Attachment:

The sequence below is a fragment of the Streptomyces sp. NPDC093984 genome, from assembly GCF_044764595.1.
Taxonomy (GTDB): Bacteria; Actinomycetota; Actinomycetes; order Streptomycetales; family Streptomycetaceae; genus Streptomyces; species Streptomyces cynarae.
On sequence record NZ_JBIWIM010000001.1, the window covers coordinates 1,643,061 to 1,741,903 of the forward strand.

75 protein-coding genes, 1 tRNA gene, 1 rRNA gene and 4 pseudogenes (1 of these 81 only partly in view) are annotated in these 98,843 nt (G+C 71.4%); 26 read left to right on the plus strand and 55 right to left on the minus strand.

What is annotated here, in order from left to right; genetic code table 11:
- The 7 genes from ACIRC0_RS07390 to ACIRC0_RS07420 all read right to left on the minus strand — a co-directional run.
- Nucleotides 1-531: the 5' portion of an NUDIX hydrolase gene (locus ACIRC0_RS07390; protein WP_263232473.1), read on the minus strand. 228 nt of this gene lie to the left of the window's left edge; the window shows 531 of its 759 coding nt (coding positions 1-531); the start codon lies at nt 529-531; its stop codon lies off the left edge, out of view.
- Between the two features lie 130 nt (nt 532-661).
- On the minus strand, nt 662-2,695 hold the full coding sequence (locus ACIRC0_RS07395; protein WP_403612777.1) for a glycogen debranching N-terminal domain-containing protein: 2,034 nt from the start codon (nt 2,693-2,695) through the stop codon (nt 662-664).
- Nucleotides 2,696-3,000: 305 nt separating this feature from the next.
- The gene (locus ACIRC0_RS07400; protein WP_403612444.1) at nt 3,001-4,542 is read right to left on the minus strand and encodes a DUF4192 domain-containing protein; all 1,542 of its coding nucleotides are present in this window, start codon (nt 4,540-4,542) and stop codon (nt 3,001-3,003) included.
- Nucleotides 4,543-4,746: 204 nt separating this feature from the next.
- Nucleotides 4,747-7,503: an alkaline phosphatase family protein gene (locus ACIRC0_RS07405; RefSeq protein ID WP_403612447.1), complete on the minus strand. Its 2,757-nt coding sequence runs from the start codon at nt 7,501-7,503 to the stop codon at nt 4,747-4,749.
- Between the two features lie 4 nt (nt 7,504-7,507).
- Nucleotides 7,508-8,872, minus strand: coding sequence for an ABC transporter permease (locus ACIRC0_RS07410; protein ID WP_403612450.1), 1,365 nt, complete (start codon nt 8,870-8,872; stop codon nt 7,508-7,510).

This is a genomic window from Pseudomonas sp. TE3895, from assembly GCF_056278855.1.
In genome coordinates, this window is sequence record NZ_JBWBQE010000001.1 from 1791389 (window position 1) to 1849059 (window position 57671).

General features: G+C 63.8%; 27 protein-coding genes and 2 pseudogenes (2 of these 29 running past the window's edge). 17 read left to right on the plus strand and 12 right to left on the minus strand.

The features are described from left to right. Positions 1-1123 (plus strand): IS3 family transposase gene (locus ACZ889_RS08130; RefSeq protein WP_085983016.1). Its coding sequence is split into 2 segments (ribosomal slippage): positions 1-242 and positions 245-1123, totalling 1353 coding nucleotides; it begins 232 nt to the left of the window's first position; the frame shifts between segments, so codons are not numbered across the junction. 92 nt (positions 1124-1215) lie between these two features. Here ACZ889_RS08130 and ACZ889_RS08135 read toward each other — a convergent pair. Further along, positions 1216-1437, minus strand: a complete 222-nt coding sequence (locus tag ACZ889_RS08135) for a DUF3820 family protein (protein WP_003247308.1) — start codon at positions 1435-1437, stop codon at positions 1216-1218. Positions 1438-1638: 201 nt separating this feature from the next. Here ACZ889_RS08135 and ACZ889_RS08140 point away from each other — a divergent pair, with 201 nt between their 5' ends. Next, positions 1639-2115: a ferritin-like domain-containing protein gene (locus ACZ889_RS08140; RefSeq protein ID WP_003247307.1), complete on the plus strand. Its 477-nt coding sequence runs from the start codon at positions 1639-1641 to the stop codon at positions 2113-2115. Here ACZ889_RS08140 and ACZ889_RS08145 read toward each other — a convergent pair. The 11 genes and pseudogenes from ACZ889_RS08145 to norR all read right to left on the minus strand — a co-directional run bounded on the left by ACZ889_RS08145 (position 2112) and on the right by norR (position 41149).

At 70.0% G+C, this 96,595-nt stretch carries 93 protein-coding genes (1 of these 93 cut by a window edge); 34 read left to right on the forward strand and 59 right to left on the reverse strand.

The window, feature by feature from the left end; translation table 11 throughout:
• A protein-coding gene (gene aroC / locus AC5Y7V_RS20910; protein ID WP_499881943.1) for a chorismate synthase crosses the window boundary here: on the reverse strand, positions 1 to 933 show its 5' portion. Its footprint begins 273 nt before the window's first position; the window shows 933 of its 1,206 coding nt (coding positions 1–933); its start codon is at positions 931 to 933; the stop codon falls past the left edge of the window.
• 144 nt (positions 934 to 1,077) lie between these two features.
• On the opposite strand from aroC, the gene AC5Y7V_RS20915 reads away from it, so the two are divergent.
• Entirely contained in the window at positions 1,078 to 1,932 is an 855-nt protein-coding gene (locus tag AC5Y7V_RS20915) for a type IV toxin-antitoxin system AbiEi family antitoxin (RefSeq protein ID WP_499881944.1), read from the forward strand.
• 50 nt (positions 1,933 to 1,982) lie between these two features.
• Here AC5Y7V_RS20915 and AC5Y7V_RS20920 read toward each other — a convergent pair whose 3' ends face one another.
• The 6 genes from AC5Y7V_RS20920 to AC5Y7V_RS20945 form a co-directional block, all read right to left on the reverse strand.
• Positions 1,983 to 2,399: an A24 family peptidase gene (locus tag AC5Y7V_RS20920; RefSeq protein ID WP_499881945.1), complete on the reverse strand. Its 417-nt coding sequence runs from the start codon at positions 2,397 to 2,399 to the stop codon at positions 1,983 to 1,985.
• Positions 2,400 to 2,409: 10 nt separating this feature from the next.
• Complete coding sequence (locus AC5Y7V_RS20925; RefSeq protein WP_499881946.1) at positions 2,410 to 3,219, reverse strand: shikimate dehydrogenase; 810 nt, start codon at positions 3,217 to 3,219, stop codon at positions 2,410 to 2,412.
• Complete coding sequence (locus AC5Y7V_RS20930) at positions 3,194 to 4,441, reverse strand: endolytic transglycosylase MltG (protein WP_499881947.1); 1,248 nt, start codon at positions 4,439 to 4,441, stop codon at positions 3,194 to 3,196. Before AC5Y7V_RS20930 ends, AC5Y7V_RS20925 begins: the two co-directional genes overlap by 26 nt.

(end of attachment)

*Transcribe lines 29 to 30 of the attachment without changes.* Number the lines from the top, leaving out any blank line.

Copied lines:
• Positions 1,983 to 2,399: an A24 family peptidase gene (locus tag AC5Y7V_RS20920; RefSeq protein ID WP_499881945.1), complete on the reverse strand. Its 417-nt coding sequence runs from the start codon at positions 2,397 to 2,399 to the stop codon at positions 1,983 to 1,985.
• Positions 2,400 to 2,409: 10 nt separating this feature from the next.